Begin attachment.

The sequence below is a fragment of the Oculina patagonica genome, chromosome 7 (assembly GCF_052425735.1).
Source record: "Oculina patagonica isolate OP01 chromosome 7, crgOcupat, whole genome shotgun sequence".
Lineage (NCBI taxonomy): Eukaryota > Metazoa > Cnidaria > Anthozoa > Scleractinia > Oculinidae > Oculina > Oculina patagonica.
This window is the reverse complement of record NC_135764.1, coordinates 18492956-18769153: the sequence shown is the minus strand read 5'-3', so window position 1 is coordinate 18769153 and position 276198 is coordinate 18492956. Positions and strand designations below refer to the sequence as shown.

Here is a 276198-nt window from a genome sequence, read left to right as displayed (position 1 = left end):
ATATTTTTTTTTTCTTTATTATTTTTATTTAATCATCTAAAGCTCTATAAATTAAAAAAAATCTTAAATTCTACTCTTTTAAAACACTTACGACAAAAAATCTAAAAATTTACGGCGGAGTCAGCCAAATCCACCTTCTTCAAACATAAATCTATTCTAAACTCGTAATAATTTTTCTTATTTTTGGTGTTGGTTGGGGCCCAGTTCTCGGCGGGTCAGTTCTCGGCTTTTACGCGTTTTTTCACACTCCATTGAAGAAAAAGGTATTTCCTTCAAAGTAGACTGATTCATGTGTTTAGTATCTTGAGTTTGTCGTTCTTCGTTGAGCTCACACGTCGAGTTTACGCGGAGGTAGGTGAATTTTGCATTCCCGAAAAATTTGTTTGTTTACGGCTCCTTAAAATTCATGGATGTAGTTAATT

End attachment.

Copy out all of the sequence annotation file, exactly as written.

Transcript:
The sequence below is a fragment of the Oculina patagonica genome, chromosome 7 (assembly GCF_052425735.1).
Source record: "Oculina patagonica isolate OP01 chromosome 7, crgOcupat, whole genome shotgun sequence".
Lineage (NCBI taxonomy): Eukaryota > Metazoa > Cnidaria > Anthozoa > Scleractinia > Oculinidae > Oculina > Oculina patagonica.
This window is the reverse complement of record NC_135764.1, coordinates 18492956-18769153: the sequence shown is the minus strand read 5'-3', so window position 1 is coordinate 18769153 and position 276198 is coordinate 18492956. Positions and strand designations below refer to the sequence as shown.

Here is a 276198-nt window from a genome sequence, read left to right as displayed (position 1 = left end):
ATATTTTTTTTTTCTTTATTATTTTTATTTAATCATCTAAAGCTCTATAAATTAAAAAAAATCTTAAATTCTACTCTTTTAAAACACTTACGACAAAAAATCTAAAAATTTACGGCGGAGTCAGCCAAATCCACCTTCTTCAAACATAAATCTATTCTAAACTCGTAATAATTTTTCTTATTTTTGGTGTTGGTTGGGGCCCAGTTCTCGGCGGGTCAGTTCTCGGCTTTTACGCGTTTTTTCACACTCCATTGAAGAAAAAGGTATTTCCTTCAAAGTAGACTGATTCATGTGTTTAGTATCTTGAGTTTGTCGTTCTTCGTTGAGCTCACACGTCGAGTTTACGCGGAGGTAGGTGAATTTTGCATTCCCGAAAAATTTGTTTGTTTACGGCTCCTTAAAATTCATGGATGTAGTTAATT